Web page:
It didn’t take long for Marcus to be picked up on the radar of the local Northumberland Community Futures Development Corporation (CFDC). Wendy Curtis, the executive director, was *literally* blown away when Marcus demonstrated the propulsion of the engine that would power his invention in his Warkworth basement. After she’d peeled herself off the wall, the CFDC group worked with Marcus, acting as a catalyst for next stages of the project’s development, setting up crucial contacts within Transport Canada – a relationship that is on-going – connecting him with industries and business leaders, even helping him set up “an obscure stealth laboratory” in the Spoolon factory on Division Street in Cobourg where Marcus could research and experiment in secrecy.
With the support of the CFDC and the backing of friends, family and business leaders, Marcus was able to surround himself with the right people: engineers with a thorough knowledge of aeronautics; new grads eager to experiment with propulsion systems; computer whizzes who understood the potential of drone technology; suppliers who could provide state-of-the-art components such as batteries and rotors.
Having returned to research after such a long absence, Marcus was impressed by the capacity of new lithium-polymer batteries which had been developed for model airplanes but were poised for more ambitious applications. He took note of the evolving technology in carbon-fibres – their light weight and superior strength had recently made them the darling of the aerospace industry. Likewise, Marcus was fascinated by advancements in electric motors. Who knew that a two-kilogram motor the size of a coconut could deliver so much power? Put it all together, he thought, and with the right calculations and the right electronics, he could build “something that could actually fly people.”
At first, Marcus questioned his figures, but the models confirmed his initial hunch. Then the light dawned. This could be a craft that could go well beyond a joyride in the sky. In an age where commuting times cost the economy dearly, it seemed the time was right for a vehicle that could circumvent a traffic jam. There had to be a market for a personalsized aircraft that could relieve the stress of the daily drive to the office. Marcus was confident that it could be commercially viable. Still, he wrestled with the idea, knowing that this would be a project even more consuming than Multirim ever was. He turned to Edwarda for advice. He recalls, “She asked me, ‘When you’re on your death bed, would you regret not pursuing this?’”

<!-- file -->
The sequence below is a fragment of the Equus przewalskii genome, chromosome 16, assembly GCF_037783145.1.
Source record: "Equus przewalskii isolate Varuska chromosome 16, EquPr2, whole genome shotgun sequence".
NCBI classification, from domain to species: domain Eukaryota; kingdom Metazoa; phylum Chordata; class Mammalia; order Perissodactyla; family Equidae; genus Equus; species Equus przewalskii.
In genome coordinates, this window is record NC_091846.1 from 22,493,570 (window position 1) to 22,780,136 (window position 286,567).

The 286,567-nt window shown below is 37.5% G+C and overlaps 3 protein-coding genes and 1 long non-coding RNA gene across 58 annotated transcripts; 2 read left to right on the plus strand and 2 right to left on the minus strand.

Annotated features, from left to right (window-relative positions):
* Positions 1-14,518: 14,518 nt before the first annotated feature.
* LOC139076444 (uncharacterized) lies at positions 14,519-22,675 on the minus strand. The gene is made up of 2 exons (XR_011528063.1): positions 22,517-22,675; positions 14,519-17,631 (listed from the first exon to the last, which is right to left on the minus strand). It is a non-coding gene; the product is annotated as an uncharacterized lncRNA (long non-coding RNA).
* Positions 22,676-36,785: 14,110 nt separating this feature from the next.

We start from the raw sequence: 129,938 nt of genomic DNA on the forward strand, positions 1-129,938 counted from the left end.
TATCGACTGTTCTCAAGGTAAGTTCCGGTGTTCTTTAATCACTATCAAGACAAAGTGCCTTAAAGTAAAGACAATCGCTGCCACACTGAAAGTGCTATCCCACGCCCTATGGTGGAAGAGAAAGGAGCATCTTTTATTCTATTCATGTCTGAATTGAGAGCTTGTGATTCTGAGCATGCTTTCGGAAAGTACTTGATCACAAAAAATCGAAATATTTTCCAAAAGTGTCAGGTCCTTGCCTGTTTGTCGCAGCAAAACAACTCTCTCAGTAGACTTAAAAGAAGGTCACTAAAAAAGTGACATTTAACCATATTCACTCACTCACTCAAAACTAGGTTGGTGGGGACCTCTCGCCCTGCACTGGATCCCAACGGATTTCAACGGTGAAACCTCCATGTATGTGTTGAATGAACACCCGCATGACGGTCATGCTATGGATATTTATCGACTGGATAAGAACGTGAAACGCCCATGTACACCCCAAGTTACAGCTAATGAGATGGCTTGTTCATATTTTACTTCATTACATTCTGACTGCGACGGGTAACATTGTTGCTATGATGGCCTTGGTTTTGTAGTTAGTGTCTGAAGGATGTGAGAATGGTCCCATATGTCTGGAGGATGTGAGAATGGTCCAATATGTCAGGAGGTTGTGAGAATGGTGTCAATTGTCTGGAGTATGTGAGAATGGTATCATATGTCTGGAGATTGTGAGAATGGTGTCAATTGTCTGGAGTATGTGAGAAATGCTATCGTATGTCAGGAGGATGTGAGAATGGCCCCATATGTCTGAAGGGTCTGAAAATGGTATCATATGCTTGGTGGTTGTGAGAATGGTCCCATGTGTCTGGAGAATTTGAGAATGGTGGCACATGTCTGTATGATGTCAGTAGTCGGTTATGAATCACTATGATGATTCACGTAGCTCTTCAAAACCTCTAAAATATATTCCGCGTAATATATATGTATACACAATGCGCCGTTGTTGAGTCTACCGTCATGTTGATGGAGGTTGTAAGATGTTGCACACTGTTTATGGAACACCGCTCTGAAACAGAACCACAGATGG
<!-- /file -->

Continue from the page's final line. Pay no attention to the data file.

With that, Marcus was in business, perfecting what he refers to as his “personal aerial vehicle.”
Why not just call it a flying car? Marcus would tell you that no flying car has ever gone past the prototype phase, and for a number of reasons. For one, the research and development costs are enough to drain even the deepest corporate coffers. Worse, many of those early attempts produced vehicles that simply weren’t road- and/or airworthy. In 1926, Henry Ford himself scuttled plans for a “flying Flivver” after his pilot was killed in a test flight. More recently, in 1973, the same tragedy awaited the inventor of the AVE Mizar, a cumbersome car/plane assembly that mated a Ford Pinto to a Cessna airplane. As it approached the runway after a successful spin around the airfield, a wing buckled and the craft plummeted to the ground. It crashed in a fireball.